WSJ.com to go social

Posted on September 15, 2008 
Filed Under Journalism, Social Media

 

AP’s Anick Jesdanun writes that WSJ.com will start its own social network from scratch.  

“We believe that in the future, social networks are going to be an important means of distributing content and of spreading news, and we want to be a part of those networks,” says Alan Murray, a deputy managing editor.

The new “Journal Community” launches Tuesday for paying subscribers to create and share personal profile pages with their real names, job details, interests and photos, similar to services at Facebook and LinkedIn.  The Journal plans to open the social-networking features to nonpaying visitors in future.

The AP report states that only 5 percent of the site’s users are currently paying subscribers. Latest ccomScore stats says WSJ.com had 4.7 million visitors in July, nearly twice July 2007’s total of 2.4 million.

One wonders whether WSJ.com’s cautious approach, aiming for such a small pool of “well-heeled executives” will gain any traction.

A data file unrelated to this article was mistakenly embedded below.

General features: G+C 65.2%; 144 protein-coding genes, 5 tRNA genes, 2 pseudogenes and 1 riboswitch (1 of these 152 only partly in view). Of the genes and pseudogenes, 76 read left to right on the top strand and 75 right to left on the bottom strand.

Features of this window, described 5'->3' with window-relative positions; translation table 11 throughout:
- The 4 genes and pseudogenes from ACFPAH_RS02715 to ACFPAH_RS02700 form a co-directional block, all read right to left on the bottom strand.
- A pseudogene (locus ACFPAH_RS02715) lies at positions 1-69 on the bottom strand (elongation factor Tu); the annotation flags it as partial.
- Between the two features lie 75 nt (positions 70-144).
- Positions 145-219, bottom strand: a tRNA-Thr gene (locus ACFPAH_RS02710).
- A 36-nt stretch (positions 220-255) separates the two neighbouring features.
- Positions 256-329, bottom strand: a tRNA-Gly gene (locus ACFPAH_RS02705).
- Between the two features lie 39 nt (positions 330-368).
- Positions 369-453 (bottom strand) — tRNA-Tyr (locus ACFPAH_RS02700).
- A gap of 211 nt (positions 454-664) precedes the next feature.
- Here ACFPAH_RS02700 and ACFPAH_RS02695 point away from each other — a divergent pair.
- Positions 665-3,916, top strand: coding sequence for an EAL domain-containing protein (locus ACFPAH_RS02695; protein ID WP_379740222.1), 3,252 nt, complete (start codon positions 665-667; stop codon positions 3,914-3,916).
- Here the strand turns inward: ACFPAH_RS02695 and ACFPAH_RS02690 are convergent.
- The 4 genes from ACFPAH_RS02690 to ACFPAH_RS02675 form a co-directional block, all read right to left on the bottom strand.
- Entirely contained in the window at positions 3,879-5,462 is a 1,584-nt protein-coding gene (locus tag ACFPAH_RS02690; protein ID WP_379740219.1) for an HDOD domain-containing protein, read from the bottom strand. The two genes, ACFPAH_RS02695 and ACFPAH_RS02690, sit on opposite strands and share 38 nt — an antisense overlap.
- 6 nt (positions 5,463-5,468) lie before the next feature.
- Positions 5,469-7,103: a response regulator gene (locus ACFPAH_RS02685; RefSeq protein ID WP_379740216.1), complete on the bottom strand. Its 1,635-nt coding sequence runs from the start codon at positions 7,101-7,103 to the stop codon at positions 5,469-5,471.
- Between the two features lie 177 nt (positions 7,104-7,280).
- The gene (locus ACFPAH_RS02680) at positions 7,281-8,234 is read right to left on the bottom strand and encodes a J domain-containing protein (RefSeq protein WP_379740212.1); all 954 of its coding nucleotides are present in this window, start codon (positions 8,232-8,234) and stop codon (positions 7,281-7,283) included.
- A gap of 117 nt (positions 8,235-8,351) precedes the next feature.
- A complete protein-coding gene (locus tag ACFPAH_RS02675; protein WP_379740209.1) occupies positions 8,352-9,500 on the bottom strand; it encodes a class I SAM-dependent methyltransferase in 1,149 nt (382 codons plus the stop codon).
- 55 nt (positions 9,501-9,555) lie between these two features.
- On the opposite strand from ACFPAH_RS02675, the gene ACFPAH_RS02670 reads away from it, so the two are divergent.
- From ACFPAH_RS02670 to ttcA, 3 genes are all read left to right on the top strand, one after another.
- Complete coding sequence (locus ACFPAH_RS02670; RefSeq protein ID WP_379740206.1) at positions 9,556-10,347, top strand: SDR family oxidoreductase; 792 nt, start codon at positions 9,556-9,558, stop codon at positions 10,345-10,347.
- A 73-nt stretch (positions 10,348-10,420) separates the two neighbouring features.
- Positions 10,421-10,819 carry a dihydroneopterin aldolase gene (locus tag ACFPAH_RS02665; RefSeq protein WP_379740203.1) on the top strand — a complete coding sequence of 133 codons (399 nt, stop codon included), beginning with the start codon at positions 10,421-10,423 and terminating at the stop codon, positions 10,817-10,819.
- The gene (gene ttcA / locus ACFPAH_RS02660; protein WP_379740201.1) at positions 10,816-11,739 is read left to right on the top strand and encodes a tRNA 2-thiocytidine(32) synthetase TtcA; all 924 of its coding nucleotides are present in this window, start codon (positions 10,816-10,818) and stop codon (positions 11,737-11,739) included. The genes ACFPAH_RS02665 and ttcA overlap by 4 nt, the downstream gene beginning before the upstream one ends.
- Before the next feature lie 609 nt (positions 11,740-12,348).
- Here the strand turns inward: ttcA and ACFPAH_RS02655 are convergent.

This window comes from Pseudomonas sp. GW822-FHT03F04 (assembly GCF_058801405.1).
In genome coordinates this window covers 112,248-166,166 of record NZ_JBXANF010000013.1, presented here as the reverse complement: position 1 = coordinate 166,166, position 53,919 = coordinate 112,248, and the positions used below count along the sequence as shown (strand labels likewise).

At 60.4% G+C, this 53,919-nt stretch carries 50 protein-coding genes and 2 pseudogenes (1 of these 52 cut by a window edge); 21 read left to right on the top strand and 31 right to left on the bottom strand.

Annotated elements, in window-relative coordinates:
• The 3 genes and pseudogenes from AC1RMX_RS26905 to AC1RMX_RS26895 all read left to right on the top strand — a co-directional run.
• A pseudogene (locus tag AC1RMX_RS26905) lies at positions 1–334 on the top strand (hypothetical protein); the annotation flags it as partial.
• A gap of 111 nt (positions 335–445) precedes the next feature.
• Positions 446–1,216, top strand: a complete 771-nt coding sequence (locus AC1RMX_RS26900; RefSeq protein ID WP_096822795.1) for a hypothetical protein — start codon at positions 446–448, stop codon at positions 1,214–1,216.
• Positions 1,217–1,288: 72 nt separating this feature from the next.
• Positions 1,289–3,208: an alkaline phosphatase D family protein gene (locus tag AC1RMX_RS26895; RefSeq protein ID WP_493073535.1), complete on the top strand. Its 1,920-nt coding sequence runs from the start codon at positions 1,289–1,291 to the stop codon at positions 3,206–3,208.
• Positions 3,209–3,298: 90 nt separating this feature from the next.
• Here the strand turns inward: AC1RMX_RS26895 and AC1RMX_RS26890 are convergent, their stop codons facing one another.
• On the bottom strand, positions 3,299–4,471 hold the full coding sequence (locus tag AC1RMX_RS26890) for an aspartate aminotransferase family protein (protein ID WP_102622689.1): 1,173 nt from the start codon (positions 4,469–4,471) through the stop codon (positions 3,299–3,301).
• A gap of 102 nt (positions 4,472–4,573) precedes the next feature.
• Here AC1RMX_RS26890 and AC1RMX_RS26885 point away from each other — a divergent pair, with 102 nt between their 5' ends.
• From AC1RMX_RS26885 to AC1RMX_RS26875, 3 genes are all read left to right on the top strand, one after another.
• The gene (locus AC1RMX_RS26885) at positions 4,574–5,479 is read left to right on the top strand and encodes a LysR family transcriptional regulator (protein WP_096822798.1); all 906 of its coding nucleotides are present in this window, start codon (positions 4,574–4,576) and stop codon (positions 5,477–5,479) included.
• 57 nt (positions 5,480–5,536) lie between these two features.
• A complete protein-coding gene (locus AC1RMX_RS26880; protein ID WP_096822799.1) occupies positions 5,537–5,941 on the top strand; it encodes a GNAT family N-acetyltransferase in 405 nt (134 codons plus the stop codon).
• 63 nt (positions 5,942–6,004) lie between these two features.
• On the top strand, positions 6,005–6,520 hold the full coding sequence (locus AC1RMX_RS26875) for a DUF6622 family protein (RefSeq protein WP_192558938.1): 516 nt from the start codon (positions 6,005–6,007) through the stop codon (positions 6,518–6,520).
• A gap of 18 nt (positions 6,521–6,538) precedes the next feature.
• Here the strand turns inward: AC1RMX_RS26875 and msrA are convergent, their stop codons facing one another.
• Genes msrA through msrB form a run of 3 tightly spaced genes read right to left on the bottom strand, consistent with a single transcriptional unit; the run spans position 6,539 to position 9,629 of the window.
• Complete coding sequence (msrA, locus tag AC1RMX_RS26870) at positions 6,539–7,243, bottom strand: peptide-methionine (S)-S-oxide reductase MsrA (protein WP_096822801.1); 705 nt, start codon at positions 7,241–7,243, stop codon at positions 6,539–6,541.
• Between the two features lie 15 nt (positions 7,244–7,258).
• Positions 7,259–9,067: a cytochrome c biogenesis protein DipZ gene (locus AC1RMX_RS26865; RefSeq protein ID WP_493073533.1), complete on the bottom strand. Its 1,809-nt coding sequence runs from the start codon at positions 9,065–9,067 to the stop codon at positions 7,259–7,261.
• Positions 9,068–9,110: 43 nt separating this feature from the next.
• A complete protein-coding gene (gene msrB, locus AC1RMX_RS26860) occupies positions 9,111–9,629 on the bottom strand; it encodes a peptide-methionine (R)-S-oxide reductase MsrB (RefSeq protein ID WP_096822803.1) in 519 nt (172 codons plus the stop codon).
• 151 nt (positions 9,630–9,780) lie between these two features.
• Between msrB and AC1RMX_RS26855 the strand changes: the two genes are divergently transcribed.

WSJ.com hopes that its insistence that users post their real names — verified against their subscription info — will  “increase the quality of discussions.” That seems highly unlikely.

Mixing free and paying within the same site is always a pain for navigation. 

Free users —  frustrated too often by clicking into restricted areas — will eventually exclude the site from their most frequently visited list.

Paying subscribers who already social network-savvy may find the walled garden too claustrophobic.

MORE.

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